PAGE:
Your article is very enlightening about the benefits of predicting maintenance problems in rigs and it’s impressive how RDS has implemented these techniques in their major operations. As I think about this, I can’t help but wonder how an ML algorithm would fare in predicting large scale disasters, especially because such disasters have been few in number so data can be hard to find and might be triggered sometimes by the most random and seemingly insignificant factors. To me, it looks like there’s going to be the need to do some sort of balancing between the signals generated by machines and the intuition of engineers – how this can be done I cannot wait to see!
As I read this I wonder if innovation in this industry will shift from OEMs and large companies to “startups”. Given the capital intensive methods of innovation now, a lot of the new developments seem to be coming in from existing players. 3D printing, to me has the potential to allow smaller firms, or even individual designers to manufacture. Since the customers would be the OEMs, they would potentially have to do the testing and sign-off but it appears to be a good place to start!
I think one of the major challenges for this model is that manufacturing at scale of pharmaceutical products is tightly regulated (as it should be). The costs are also prohibitive for a newcomer, let alone a non-profit that is not attempting to patent its inventions. I agree with the comment above on the need for a partnership with the government that can potentially provide cost assistance when it comes to manufacturing, either by focusing only on the required regulations rather than an all-encompassing set or through a grants program. For molecules that are mandated by the WHO etc. (which might require a minimum fixed volume), perhaps CO-ADD could work with contract manufacturing organizations and negotiate a preset price at fixed margins?
This beautifully written essay highlights how in the future consumers may not have to pay through the roof for niche items! While mass production has allowed a lot of people access to essentials (and then some), the same techniques do not work for any goods that have a limited market. I agree that 3D printing has allowed companies like Gantri to function but I am curious what their competitive advantage will be especially since a competitor can also manufacture easily, especially if they do not employ the designers or own their designs. In the long term, if they evolve to become a platform that connects designers and manufacturers, I think they should continue to manufacture which would be their core competency but also operate a marketplace model for manufacturers.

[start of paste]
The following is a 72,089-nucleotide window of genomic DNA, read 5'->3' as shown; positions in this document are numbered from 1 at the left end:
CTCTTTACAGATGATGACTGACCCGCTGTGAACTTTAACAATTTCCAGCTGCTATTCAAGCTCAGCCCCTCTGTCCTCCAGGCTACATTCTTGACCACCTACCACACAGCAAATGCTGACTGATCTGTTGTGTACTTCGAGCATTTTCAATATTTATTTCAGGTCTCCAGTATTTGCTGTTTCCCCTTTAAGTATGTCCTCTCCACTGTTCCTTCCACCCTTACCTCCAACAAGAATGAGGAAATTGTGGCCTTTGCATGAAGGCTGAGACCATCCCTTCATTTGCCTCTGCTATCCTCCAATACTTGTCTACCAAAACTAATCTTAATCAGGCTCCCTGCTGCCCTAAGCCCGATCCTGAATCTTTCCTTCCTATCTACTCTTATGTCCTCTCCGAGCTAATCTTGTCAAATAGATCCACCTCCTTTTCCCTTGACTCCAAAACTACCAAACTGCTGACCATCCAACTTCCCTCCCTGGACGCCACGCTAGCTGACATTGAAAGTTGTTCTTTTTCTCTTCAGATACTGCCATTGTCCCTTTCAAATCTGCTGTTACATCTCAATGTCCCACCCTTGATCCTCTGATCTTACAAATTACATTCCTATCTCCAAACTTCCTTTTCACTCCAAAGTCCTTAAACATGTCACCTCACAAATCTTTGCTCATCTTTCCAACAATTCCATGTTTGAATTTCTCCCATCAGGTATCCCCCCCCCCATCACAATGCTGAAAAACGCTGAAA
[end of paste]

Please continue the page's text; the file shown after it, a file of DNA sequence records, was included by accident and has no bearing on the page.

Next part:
Akash, this is a brilliant article about using research to drive further research! I think as investigators continue to rely on systems like this to tweak decisions in their iterative testing process, they can use their time to do more of the divergent thinking you talked about. My understanding of ML is that we are relying on machines to identify pathways to an acceptable convergence but in a field like this where sometimes divergent thinking provides solutions, I think there is always a role for humans. In addition, while Kebotix’s products would help reduce the impact of bias by choosing the best path forward rather than on intuition but at the same time, the researchers’ bias might be what would lead to a breakthrough!